We could not find any results for:
Make sure your spelling is correct or try broadening your search.

Trending Now


It looks like you aren't logged in.
Click the button below to log in and view your recent history.

Registration Strip Icon for charts Register for streaming realtime charts, analysis tools, and prices.

NWG Natwest Group Plc

-2.10 (-0.96%)
Last Updated: 14:34:21
Delayed by 15 minutes
Share Name Share Symbol Market Type Share ISIN Share Description
Natwest Group Plc LSE:NWG London Ordinary Share GB00BM8PJY71 ORD 107.69P
  Price Change % Change Share Price Shares Traded Last Trade
  -2.10 -0.96% 217.30 11,748,167 14:34:21
Bid Price Offer Price High Price Low Price Open Price
217.20 217.30 218.10 216.20 216.20
Industry Sector Turnover Profit EPS - Basic PE Ratio Market Cap
Commercial Banks, Nec 12.89B 3.59B 0.4019 5.41 19.43B
Last Trade Time Trade Type Trade Size Trade Price Currency
14:34:18 AT 567 217.30 GBX

Natwest (NWG) Latest News

Natwest (NWG) Discussions and Chat

Natwest Forums and Chat

Date Time Title Posts
06/12/202322:51NatWest Group Banks/Index Charts2,896
20/9/202312:16NWG - just mucking around16
29/5/202307:19Making a Splash!1,307
14/9/202008:48NatWest Group Plc the old RBS27

Add a New Thread

Natwest (NWG) Most Recent Trades

Trade Time Trade Price Trade Size Trade Value Trade Type

Natwest (NWG) Top Chat Posts

Top Posts
Posted at 07/12/2023 08:20 by Natwest Daily Update
Natwest Group Plc is listed in the Commercial Banks, Nec sector of the London Stock Exchange with ticker NWG. The last closing price for Natwest was 219.40p.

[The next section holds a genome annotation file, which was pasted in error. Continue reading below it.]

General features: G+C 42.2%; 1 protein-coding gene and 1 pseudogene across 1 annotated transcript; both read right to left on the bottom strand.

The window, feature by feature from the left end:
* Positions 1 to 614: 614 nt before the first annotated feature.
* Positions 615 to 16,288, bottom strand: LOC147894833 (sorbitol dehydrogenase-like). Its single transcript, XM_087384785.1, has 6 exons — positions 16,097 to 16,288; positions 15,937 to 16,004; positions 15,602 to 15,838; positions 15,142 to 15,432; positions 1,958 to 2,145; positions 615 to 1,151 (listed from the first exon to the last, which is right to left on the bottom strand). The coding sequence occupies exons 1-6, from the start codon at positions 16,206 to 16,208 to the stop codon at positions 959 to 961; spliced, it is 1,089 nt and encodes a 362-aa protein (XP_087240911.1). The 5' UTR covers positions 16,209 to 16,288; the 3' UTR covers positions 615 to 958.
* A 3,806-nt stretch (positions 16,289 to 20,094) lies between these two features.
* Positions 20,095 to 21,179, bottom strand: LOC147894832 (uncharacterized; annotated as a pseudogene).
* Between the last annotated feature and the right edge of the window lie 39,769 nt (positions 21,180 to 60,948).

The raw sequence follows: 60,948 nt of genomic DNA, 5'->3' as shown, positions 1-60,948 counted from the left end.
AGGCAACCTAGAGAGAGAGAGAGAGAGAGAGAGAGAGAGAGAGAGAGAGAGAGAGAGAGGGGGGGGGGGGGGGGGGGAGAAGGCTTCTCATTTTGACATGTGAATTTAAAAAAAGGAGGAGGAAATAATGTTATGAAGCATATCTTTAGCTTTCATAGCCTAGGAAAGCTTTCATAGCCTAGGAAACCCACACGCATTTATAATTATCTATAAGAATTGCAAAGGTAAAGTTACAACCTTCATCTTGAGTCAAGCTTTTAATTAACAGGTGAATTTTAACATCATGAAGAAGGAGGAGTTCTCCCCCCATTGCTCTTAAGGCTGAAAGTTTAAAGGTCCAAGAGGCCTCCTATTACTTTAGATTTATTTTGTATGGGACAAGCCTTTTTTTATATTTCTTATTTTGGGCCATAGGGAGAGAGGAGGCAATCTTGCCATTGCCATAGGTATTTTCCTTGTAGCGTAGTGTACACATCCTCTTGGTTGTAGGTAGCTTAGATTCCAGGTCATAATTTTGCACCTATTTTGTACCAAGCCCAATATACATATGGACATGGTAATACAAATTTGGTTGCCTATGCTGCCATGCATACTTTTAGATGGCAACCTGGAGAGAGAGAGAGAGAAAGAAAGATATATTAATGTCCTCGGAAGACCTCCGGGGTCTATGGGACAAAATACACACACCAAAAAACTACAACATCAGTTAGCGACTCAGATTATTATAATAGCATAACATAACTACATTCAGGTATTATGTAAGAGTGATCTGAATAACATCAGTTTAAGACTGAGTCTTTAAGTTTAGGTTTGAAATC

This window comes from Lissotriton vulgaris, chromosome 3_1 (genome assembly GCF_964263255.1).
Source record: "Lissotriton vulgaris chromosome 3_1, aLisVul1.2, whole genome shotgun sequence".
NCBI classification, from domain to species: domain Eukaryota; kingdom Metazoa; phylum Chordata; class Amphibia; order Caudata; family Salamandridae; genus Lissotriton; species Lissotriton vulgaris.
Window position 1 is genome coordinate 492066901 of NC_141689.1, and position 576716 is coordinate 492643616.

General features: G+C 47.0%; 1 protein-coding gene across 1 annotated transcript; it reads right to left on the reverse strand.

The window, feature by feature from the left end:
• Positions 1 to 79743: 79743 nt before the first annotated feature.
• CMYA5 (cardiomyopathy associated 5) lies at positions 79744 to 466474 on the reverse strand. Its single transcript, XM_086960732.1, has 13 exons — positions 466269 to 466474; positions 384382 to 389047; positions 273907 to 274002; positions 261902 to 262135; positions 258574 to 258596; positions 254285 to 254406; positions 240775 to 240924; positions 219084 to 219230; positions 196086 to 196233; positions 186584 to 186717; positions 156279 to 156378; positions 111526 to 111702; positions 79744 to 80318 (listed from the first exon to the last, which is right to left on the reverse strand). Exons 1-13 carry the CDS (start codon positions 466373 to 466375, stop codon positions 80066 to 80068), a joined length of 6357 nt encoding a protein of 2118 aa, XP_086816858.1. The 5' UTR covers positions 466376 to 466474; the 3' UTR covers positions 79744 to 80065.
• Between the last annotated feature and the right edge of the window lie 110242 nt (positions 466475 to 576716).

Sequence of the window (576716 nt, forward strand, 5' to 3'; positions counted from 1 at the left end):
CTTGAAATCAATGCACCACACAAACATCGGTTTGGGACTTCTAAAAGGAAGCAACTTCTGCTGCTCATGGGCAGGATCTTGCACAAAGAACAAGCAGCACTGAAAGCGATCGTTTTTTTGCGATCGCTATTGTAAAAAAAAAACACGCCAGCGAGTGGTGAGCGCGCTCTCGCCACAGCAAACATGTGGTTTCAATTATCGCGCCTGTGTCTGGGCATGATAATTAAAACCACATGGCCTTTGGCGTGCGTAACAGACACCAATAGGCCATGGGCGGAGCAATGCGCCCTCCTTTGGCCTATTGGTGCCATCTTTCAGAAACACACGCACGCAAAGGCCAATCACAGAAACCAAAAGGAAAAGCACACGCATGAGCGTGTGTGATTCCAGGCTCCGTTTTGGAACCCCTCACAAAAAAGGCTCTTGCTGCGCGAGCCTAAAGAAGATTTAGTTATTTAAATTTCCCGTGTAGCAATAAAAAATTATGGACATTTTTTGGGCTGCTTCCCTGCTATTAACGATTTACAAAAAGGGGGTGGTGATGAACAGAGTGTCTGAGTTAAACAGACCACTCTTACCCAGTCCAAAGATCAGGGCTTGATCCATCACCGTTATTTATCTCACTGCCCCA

Natwest currently has 8,929,000,000 shares in issue. The market capitalisation of Natwest is £19,429,504,000.
Natwest has a price to earnings ratio (PE ratio) of 5.41.
This morning NWG shares opened at 216.20p
Posted at 22/11/2023 20:57 by maxk
Oh dear...

Who would buy NatWest shares?

If you see ‘Sid’, tell him not to touch this load of old flannel with a bargepole

22 November 2023 • 2:47pm

Jeremy Hunt’s half-hearted impersonation of Nigel Lawson at the height of Thatcherism served only to remind us that nostalgia isn’t as good as it used to be.

The Chancellor cited Lawson by name when repeating his dictum that borrowing is merely deferred taxation on future generations. Yet the public debt mountain he detailed is so Everest-like that the Late Lord Lawson of Blaby would surely not have been impressed.

Hunt’s most obvious and eye-catching channelling of the 1980s spirit of free enterprise came when he floated the idea of a grand sell-off of NatWest shares acquired by the state during the great banking bailouts of 2008.

“It is time to get Sid investing again,” said Hunt. For the youthful uninitiated, that was a reference to the advertising campaign used to promote the British Gas privatisation of 1986 which involved a search for the mythical Sid with the aim of telling him to apply for some shares because they were a sure thing. And indeed the share issue was greatly oversubscribed and the share price soared after privatisation.

Alas, the same is unlikely to be true of the 39 per cent or so of NatWest stock still owned by taxpayers. That giant holding has lost value over the past year amid the great debanking row and various economic headwinds and there is little reason to expect a post privatisation boom.

Sid is probably retired by now and therefore will have been reassured by the continuation of the triple lock on the uprating of pensioner benefits. But his modern equivalents may be struggling too hard with soaring rents and the rest of the cost-of-living crisis to get excited about the possibility of buying tranches of bank shares.

The prospect of a big NatWest sell-off is highly unlikely to recreate a zeitgeist of economic optimism and excitement. Loadsamoney, double-breasted suits, big hair and all the other glorious material vulgarities of the Thatcherite age are but a distant memory. Some will even fear that buying into NatWest is more likely to involve associating with the bank’s “values” of wokery – even in the post-Alison Rose world – than in any great prospect of yielding shareholder value.